• Mike Henne, University of Texas Southwestern Medical Center
  • Alex Merz, University of Washington School of Medicine

Inter-organelle communication

Chair: Rushika Perera

  • Karin Reinisch, Yale University
  • Laura Lackner, Northwestern University
  • Sarah Cohen, University of North Carolina at Chapel Hill
  • Rushika Perera, University of California, San Francisco

Protein machines and disorder

Ivaylo Ivanov, Georgia State University
Yan Jessie Zhang, University of Texas at Austin

Protein machines are highly structured, intricate assemblies. Structurally disordered protein regions, not so much. Not only do both play essential roles in life’s processes, but they also make the other work better. That is why they will be the stars of these symposia. We’ll cover protein machines in genome maintenance and gene regulation, methods for the study of disordered proteins and condensates as well as the roles of disordered proteins in disease.

Protein machines at the intersection of genome maintenance and gene regulation

Chair: Jessie Zhang

  • Ivaylo Ivanov, Georgia State University
  • Huilin Li, Van Andel Institute
  • Tanya Paull, University of Texas at Austin
  • Yuan He, Northwestern University

Methodology investigating disordered proteins and condensates

Chair: Ivaylo Ivanov

  • Jeetain Mittal, Texas A&M University
  • Jessie Zhang, University of Texas at Austin
  • Xavier Darzacq, University of California, Berkeley
  • Simon Alterti, Technische Universität Dresden

Disordered protein in diseases

Chair: Rebecca Page

  • James Shorter, University of Pennsylvania
  • Hao Jiang, University of Virginia
  • Pinglong Xu, Zhejiang University
  • Rebecca Page, University of Connecticut

Regulation of RNA

Daniel Dominguez, University of North Carolina at Chapel Hill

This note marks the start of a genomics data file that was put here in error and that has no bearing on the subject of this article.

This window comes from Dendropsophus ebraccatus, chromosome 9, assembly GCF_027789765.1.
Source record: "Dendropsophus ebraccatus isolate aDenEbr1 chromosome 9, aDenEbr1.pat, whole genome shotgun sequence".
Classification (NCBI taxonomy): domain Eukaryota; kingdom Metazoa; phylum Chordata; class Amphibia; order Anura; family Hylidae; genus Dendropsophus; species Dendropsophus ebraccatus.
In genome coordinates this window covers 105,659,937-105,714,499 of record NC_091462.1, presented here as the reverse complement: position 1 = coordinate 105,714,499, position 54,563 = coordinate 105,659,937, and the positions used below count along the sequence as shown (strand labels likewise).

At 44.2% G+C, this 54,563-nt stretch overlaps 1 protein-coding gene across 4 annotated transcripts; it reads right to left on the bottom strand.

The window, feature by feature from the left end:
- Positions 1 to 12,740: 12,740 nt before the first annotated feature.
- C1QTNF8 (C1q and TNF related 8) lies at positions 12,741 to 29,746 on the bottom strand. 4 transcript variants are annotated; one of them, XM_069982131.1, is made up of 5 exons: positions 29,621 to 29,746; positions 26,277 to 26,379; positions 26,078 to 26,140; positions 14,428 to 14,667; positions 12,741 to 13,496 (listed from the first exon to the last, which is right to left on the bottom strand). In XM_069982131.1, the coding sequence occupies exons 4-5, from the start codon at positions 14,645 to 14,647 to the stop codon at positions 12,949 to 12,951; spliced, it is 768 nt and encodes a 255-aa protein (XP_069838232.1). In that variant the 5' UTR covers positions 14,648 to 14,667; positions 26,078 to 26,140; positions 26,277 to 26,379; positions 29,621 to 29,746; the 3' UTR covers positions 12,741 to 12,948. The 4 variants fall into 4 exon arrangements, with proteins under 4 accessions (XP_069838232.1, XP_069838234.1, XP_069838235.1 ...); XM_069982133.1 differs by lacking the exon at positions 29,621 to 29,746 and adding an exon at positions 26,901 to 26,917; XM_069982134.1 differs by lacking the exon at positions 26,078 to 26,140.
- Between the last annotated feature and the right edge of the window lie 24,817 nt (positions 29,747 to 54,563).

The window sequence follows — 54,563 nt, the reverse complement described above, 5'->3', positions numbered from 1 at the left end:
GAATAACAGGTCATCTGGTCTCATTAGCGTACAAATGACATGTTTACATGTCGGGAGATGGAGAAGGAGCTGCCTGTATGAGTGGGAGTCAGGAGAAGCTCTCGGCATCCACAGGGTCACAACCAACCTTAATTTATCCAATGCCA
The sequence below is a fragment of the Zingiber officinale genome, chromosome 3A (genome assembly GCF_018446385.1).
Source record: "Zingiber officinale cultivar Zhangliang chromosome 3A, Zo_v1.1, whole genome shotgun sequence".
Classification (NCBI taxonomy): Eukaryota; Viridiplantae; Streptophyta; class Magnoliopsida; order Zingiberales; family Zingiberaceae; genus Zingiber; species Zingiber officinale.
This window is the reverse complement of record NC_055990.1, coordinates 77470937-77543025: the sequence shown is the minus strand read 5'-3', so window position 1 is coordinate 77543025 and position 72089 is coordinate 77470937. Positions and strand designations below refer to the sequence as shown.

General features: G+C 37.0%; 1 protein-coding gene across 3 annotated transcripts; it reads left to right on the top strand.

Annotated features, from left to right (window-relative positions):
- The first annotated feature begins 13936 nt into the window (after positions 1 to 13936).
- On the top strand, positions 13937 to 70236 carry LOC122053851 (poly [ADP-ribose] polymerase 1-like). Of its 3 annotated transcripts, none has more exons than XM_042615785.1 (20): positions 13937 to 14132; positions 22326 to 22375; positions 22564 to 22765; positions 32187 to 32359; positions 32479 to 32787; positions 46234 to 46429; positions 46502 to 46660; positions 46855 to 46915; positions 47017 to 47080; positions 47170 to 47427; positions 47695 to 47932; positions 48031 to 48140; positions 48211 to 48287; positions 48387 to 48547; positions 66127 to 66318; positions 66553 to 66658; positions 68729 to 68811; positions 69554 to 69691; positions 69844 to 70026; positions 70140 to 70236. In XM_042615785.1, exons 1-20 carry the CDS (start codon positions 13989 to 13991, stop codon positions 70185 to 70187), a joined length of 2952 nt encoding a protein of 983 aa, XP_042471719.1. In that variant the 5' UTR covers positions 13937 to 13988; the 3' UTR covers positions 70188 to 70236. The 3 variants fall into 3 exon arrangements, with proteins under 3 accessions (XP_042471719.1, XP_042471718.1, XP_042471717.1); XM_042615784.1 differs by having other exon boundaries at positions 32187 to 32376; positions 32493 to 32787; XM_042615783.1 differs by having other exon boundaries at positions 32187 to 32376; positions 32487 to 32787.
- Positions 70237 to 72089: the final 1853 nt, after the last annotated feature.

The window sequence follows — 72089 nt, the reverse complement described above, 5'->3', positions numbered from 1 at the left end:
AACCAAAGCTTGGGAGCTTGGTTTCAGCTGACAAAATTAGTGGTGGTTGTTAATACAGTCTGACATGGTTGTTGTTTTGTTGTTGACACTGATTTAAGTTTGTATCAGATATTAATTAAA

Stacy Horner, Duke University

If there were a “Biomolecule of the Year,” RNA would have been the reigning champ for a few years running. A pandemic caused by an RNA virus. Multiple RNA vaccines to defeat it. There’s no competition! These symposia will zero in on RNA regulation. One will feature experts on RNA binding proteins and disease, another will cover RNA modifications and yet another will cover novel RNAs. We welcome the fellow RNA fanatics among us — as well as anyone else curious about the latest approaches to studying its function.

RNA binding proteins and disease

Chair: Daniel Dominguez

  • Daniel Dominguez, Univeristy of North Carolina at Chapel Hill
  • Brenda L. Bass, University of Utah
  • Alfredo Castello, MRC–University of Glasgow Centre for Virus Research
  • Kristen Lynch, University of Pennsylvannia School of Medicine

RNA modifications: discovery and function

Chair: Stacy Horner

  • Stacy Horner, Duke University School of Medicine
  • Lydia M. Contreras, University of Texas at Austin
  • Kate Meyer, Duke University School of Medicine
  • Jordan Meier, National Cancer Institute

Novel RNAs: localization, form, function

Chair: Matthew Taliaferro

  • Silvi Rouskin, Harvard Medical School
  • Eliezer Calo, Massachusetts Institute of Technology
  • Grace Chen, Yale University
  • Matthew Taliaferro, University of Colorado Anschutz Medical Campus